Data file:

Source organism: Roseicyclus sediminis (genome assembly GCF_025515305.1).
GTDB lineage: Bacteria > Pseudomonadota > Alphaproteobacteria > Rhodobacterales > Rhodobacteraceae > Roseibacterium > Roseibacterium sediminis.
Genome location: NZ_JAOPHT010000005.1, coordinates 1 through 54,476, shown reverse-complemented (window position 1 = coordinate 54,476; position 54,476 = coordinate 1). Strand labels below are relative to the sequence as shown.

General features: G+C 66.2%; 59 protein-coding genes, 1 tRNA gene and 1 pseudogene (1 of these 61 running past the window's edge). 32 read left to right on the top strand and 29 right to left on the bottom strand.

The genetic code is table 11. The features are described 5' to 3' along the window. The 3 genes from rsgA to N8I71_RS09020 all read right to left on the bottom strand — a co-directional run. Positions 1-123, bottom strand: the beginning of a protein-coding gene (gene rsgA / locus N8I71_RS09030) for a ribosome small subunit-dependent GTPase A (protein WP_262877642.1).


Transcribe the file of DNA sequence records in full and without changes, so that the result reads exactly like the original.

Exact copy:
Source organism: Roseicyclus sediminis (genome assembly GCF_025515305.1).
GTDB lineage: Bacteria > Pseudomonadota > Alphaproteobacteria > Rhodobacterales > Rhodobacteraceae > Roseibacterium > Roseibacterium sediminis.
Genome location: NZ_JAOPHT010000005.1, coordinates 1 through 54,476, shown reverse-complemented (window position 1 = coordinate 54,476; position 54,476 = coordinate 1). Strand labels below are relative to the sequence as shown.

General features: G+C 66.2%; 59 protein-coding genes, 1 tRNA gene and 1 pseudogene (1 of these 61 running past the window's edge). 32 read left to right on the top strand and 29 right to left on the bottom strand.

The genetic code is table 11. The features are described 5' to 3' along the window. The 3 genes from rsgA to N8I71_RS09020 all read right to left on the bottom strand — a co-directional run. Positions 1-123, bottom strand: the beginning of a protein-coding gene (gene rsgA / locus N8I71_RS09030) for a ribosome small subunit-dependent GTPase A (protein WP_262877642.1).